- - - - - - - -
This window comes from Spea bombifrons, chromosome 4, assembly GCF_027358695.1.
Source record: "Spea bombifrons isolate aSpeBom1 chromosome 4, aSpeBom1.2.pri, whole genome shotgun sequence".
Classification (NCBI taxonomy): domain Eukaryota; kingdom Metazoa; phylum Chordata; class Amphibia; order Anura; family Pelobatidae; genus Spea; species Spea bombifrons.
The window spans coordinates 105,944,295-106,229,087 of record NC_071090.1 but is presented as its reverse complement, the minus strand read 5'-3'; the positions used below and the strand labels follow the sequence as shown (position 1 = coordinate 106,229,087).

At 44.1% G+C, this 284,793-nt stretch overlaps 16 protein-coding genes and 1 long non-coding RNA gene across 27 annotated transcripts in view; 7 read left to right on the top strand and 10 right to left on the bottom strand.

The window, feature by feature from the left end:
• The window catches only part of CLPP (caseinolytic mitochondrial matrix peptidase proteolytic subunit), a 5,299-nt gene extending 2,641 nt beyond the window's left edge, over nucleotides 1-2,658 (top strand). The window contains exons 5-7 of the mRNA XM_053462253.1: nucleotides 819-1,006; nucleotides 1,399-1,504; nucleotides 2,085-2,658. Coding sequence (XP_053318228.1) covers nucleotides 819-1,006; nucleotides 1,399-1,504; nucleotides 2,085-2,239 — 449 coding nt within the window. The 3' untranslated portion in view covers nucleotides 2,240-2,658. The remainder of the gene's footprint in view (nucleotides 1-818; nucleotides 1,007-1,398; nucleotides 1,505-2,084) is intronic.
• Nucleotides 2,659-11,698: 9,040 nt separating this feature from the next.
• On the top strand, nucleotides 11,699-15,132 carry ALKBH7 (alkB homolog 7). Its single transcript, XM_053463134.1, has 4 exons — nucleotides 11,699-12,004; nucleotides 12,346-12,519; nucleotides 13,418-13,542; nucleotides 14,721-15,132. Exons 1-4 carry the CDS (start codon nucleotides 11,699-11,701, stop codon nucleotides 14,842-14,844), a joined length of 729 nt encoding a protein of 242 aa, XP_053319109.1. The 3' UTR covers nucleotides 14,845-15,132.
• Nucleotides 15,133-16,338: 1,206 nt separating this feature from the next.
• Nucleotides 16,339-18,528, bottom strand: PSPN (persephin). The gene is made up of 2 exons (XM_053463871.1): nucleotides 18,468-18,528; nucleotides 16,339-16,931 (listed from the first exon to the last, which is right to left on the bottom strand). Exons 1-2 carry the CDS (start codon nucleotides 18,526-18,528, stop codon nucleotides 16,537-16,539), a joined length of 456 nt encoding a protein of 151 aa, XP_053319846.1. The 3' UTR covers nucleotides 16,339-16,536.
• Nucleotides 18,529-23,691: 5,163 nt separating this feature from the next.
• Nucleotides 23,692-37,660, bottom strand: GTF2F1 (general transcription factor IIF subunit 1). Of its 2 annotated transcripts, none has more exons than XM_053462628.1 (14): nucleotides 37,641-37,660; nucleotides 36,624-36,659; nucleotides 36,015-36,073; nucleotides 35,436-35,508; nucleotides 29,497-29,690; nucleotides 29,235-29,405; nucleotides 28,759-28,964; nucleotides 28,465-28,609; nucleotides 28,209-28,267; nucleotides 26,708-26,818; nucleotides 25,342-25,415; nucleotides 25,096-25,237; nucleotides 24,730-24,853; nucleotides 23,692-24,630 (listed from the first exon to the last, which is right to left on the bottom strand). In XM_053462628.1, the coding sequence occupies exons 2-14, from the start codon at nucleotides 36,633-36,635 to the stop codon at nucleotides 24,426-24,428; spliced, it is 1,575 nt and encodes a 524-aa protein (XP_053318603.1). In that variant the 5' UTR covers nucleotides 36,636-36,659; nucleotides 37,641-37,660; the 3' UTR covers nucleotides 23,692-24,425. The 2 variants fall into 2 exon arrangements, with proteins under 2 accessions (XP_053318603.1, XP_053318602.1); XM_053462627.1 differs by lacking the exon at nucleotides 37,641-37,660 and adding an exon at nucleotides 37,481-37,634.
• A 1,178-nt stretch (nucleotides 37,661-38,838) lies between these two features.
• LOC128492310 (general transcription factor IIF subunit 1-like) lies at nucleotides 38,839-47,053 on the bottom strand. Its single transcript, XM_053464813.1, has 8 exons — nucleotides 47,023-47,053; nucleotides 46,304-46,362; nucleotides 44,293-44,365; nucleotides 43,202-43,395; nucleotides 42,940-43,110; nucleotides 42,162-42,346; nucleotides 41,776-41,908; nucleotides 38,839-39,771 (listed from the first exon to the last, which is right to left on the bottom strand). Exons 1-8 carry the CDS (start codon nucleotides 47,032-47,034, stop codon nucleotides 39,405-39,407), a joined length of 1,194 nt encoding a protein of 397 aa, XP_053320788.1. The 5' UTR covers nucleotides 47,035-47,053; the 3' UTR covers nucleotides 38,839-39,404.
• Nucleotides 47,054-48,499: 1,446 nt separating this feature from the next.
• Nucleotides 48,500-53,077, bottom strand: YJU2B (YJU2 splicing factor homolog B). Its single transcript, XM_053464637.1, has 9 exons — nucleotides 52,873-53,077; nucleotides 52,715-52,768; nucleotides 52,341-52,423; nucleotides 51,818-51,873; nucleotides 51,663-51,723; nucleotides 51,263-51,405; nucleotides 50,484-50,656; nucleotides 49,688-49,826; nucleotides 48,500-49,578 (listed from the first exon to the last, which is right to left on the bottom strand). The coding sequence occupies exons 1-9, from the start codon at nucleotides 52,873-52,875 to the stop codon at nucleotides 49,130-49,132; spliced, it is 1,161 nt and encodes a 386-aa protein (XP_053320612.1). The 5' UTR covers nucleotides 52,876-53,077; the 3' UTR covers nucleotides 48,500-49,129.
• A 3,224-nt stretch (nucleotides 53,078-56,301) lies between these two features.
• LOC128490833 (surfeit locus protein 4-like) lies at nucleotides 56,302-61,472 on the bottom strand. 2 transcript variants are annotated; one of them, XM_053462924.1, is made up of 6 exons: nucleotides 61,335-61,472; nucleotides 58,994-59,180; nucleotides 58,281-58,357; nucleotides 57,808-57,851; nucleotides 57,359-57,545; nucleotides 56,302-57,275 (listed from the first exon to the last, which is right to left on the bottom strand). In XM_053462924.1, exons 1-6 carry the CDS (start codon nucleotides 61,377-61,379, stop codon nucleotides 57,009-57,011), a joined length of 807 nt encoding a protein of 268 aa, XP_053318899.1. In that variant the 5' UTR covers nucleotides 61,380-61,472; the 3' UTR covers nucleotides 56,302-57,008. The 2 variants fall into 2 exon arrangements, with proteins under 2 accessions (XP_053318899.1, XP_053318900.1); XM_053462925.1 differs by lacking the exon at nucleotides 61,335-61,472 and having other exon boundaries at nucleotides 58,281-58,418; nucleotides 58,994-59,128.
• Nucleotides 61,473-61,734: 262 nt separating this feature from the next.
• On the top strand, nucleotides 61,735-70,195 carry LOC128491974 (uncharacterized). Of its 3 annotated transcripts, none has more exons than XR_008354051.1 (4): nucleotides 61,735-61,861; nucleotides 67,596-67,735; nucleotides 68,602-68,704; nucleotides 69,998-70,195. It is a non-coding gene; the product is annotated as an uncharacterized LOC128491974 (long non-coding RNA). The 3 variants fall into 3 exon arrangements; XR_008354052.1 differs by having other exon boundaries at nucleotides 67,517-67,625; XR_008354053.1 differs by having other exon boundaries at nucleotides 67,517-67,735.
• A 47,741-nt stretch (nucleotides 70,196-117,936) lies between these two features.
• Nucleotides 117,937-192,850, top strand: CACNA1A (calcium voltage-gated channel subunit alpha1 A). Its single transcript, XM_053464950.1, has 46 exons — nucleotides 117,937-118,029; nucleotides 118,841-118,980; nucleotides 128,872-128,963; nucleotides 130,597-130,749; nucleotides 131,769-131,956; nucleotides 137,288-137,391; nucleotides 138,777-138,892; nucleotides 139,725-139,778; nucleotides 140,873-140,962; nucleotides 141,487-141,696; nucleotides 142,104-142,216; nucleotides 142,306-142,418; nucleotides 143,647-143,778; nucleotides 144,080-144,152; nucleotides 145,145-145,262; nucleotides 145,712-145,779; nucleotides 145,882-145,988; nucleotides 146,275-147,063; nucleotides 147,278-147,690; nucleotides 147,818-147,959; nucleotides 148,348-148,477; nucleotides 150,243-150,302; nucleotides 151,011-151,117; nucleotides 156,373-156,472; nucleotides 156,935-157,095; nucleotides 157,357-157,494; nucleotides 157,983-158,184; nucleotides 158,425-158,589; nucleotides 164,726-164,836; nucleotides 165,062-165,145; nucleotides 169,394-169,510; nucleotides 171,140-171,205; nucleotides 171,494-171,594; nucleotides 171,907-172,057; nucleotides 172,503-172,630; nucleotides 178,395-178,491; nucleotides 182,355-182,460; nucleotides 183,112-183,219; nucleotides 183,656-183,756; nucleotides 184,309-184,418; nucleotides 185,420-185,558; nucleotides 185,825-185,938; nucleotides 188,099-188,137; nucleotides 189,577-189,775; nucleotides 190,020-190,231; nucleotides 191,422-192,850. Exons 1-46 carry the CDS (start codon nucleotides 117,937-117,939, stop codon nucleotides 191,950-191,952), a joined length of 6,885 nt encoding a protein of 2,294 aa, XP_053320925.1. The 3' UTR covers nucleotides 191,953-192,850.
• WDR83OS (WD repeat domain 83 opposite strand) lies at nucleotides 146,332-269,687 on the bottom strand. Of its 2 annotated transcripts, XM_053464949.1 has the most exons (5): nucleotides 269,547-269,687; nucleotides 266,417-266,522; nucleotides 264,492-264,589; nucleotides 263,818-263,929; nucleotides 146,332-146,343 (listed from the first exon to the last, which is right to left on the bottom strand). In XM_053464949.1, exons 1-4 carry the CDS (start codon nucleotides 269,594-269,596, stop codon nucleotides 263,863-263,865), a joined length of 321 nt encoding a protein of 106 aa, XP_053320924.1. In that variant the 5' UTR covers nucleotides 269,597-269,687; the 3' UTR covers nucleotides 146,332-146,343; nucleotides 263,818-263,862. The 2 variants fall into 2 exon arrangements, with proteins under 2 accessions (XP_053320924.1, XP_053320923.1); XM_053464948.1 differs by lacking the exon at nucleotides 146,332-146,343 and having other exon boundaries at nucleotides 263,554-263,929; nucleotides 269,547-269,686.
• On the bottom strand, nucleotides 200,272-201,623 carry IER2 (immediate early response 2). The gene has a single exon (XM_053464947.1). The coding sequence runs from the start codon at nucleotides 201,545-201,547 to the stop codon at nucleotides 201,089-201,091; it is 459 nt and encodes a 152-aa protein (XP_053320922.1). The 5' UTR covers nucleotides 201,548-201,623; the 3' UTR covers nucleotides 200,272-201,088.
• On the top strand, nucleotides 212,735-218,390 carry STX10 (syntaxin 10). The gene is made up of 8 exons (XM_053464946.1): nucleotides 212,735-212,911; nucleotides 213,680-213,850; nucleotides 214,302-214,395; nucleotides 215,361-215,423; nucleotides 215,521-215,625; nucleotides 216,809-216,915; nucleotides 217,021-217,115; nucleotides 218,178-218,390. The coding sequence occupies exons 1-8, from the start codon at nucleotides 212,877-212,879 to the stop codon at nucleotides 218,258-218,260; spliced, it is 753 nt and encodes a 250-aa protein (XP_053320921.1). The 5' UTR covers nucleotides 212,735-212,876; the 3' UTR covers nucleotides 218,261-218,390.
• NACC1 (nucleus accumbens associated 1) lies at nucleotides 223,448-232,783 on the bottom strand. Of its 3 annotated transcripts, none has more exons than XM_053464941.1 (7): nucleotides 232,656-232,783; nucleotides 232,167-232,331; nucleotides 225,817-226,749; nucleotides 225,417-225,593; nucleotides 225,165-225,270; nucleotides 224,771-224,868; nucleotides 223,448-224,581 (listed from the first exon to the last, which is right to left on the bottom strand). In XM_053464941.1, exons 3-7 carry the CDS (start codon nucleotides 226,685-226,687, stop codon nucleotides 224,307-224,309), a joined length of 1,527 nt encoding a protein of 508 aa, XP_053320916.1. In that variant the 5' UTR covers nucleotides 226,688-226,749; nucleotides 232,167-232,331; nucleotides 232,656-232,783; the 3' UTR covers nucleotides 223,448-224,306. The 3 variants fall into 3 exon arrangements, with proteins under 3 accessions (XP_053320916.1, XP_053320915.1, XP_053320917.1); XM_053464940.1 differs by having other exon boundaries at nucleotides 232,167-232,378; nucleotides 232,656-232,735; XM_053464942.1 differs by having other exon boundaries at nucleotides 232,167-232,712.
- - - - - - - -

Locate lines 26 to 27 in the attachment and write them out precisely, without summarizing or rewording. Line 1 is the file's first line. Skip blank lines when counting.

• On the top strand, nucleotides 212,735-218,390 carry STX10 (syntaxin 10). The gene is made up of 8 exons (XM_053464946.1): nucleotides 212,735-212,911; nucleotides 213,680-213,850; nucleotides 214,302-214,395; nucleotides 215,361-215,423; nucleotides 215,521-215,625; nucleotides 216,809-216,915; nucleotides 217,021-217,115; nucleotides 218,178-218,390. The coding sequence occupies exons 1-8, from the start codon at nucleotides 212,877-212,879 to the stop codon at nucleotides 218,258-218,260; spliced, it is 753 nt and encodes a 250-aa protein (XP_053320921.1). The 5' UTR covers nucleotides 212,735-212,876; the 3' UTR covers nucleotides 218,261-218,390.
• NACC1 (nucleus accumbens associated 1) lies at nucleotides 223,448-232,783 on the bottom strand. Of its 3 annotated transcripts, none has more exons than XM_053464941.1 (7): nucleotides 232,656-232,783; nucleotides 232,167-232,331; nucleotides 225,817-226,749; nucleotides 225,417-225,593; nucleotides 225,165-225,270; nucleotides 224,771-224,868; nucleotides 223,448-224,581 (listed from the first exon to the last, which is right to left on the bottom strand). In XM_053464941.1, exons 3-7 carry the CDS (start codon nucleotides 226,685-226,687, stop codon nucleotides 224,307-224,309), a joined length of 1,527 nt encoding a protein of 508 aa, XP_053320916.1. In that variant the 5' UTR covers nucleotides 226,688-226,749; nucleotides 232,167-232,331; nucleotides 232,656-232,783; the 3' UTR covers nucleotides 223,448-224,306. The 3 variants fall into 3 exon arrangements, with proteins under 3 accessions (XP_053320916.1, XP_053320915.1, XP_053320917.1); XM_053464940.1 differs by having other exon boundaries at nucleotides 232,167-232,378; nucleotides 232,656-232,735; XM_053464942.1 differs by having other exon boundaries at nucleotides 232,167-232,712.